This Way Lies Madness: the Summer of Hate Meets the Age of Intolerance
“Violence creates many more social problems than it solves…. If they succumb to the temptation of using violence in their struggle, unborn generations will be the recipients of a long and desolate night of bitterness, and our chief legacy to the future will be an endless reign of meaningless chaos. Violence isn’t the way.”—Martin Luther King Jr.
Marches, protests, boycotts, sit-ins: these are nonviolent tactics that work.
Looting, vandalism, the destruction of public property, intimidation tactics aimed at eliminating anything that might cause offense to the establishment: these tactics of mobs and bullies may work in the short term, but they will only give rise to greater injustices in the long term.
George Floyd’s death sparked the flame of outrage over racial injustice and police brutality, but political correctness is creating a raging inferno that threatens to engulf the nation.
In Boston, racial justice activists beheaded a statue of Christopher Columbus. Protesters in Richmond, Va., used ropes to topple that city’s Columbus statue, spray-painted it, set it on fire and tossed it into a lake. Columbus’ crimes against indigenous peoples throughout the Americas are well known.
In San Francisco’s Golden Gate Park, protesters tore down a statue of Francis Scott Key, who penned “The Star-Spangled Banner.” Key was also a slaveholding lawyer who tried to prosecute abolitionists vocally opposing slavery.
Activists who object to Yale University being named after its founder Elihu Yale, a slave trader, are lobbying to re-name the school.
Students at Harvard University want to re-name Mather House, one of the dorms named after Increase Mather, the college president from 1685 to 1692 and a slave owner.
Administrators at Woodrow Wilson High School in Camden, N.J.—named after the nation’s 28th president, who guided the nation through World War I while upholding segregation policies—are now looking for a new name.
In an apparent bid to be more culturally sensitive, Land O’ Lakes has removed from its packaging the image of a Native American princess that had been featured on its products for a hundred years.
The distributors of Aunt Jemima Pancake Syrup, Uncle Ben’s Rice and Mrs. Butterworth’s Syrup have also announced plans to re-brand and re-name their products in an effort to avoid perpetuating racist stereotypes. Cream of Wheat is considering what to do about the smiling black chef that graces its breakfast porridge (his visage has been criticized for being stereotypically subservient).
Not to be outdone, Dreyer’s Ice Cream plans to retire the 99-year-old name for its Eskimo Pie frozen confections on a stick because “Eskimo” has been denounced as a racist nomenclature used by “colonizers to Arctic regions to refer to Inuit and Yupik people.”
Gone with the Wind, the Civil War epic that won 10 Academy Awards and has long been considered one of the greatest films of all times, was temporarily pulled from HBOMax’s streaming service in response to concerns that it depicts “ethnic and racial prejudices” that “were wrong then and are wrong today.”
The University of Georgia’s marching band has removed “Tara’s Theme,” the opening orchestral theme from Gone with the Wind, from its musical repertoire.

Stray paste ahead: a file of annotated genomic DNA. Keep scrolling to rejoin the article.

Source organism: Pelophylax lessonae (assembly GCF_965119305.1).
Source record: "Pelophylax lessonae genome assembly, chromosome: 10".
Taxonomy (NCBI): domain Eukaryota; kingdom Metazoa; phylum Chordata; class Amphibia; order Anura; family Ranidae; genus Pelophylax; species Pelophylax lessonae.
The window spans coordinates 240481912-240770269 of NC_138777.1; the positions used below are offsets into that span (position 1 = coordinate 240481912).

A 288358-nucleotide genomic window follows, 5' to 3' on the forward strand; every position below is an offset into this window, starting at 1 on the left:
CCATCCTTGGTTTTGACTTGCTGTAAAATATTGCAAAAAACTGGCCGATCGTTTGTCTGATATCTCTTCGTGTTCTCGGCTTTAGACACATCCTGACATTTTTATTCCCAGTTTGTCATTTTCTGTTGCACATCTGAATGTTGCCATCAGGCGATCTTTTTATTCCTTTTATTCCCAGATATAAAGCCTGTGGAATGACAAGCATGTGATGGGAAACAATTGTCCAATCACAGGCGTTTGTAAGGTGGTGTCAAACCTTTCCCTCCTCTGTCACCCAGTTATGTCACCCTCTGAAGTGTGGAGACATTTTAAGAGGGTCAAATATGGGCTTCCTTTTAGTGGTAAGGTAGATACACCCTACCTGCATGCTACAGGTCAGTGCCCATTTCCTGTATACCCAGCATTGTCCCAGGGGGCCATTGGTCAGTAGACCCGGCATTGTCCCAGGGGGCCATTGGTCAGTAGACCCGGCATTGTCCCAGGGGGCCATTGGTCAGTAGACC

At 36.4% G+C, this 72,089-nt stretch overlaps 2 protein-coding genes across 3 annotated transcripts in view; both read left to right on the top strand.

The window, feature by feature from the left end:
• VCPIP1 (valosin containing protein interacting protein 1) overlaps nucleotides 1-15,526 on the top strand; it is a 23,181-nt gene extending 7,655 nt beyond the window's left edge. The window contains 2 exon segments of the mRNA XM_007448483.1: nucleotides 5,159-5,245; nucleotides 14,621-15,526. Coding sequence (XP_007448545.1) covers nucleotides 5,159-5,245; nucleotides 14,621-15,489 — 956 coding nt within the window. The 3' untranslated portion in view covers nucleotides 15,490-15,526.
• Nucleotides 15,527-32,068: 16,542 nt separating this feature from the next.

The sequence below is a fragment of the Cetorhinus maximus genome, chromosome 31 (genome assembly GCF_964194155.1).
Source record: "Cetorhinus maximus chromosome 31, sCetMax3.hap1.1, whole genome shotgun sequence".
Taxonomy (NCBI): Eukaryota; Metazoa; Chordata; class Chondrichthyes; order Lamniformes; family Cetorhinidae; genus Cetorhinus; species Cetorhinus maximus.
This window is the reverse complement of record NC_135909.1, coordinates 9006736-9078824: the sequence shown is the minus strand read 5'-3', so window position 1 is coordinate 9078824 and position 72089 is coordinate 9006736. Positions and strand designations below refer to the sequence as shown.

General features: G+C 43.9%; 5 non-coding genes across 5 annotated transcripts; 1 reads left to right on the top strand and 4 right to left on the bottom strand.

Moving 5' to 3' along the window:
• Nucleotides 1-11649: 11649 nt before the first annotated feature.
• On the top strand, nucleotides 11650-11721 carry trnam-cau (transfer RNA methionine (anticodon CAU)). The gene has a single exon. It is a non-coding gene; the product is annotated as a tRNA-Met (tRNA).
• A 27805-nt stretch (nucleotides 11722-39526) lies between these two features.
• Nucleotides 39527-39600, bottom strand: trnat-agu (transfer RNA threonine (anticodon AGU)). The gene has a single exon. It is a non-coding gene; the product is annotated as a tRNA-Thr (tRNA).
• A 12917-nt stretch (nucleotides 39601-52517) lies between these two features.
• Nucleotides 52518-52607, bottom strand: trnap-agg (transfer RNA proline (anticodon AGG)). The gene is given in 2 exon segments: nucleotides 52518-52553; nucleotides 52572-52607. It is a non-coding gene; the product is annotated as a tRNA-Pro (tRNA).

What is the end sum of all these actions?
What started as a movement to denounce police brutality in the wake of George Floyd’s death at the hands of killer cops has become a free-for-all campaign to rid the country of any monument, literal or figurative, to anyone who may have at any time in history expressed a racist thought, exhibited racist behavior, or existed within a racist society.
The police state has got us exactly where it wants us: distracted, distraught and divided.
While protesters topple statues of men with racist pasts who are long dead, unarmed Americans continue to be killed by militarized police trained to shoot first and ask questions later.
While activists use their collective might to pressure corporations to rebrand products in a more racially sensitive fashion, the American police state—aided and abetted by the Corporate State—continues to disproportionately target blacks, Hispanics and other minorities.
And while politically correct censorship is attempting to sanitize the public sphere of words and images that denigrate minorities, it is not doing anything to rid hearts and minds of racism.
Muzzling speech, censoring discourse, erasing history: that’s the worst possible antidote.
As Rod Serling, creator of the Twilight Zone, concluded in the “Deaths-Head Revisited” episode:
“All the Dachaus must remain standing. The Dachaus, the Belsens, the Buchenwalds, the Auschwitzes, all of them. They must remain standing because they are a monument to a moment in time when some men decided to turn the earth into a graveyard. Into it, they shoveled all of their reason, their logic, their knowledge, but worst of all, their conscience. And the moment we forget this, the moment we cease to be haunted by its remembrance, then we become the gravediggers.”
In other words, what we need is more speech, more discourse, and a greater understanding of history and the evils perpetrated in the name of conquest, profit and racial supremacy. Because if we bury the mistakes of the past under a sanitized present, if we fail to at least provide context to the past, we risk allowing the government to repeat those past mistakes—rewritten for a new age—and no one will be the wiser.
It has happened already: we have allowed the government strip peopl
Article from LewRockwell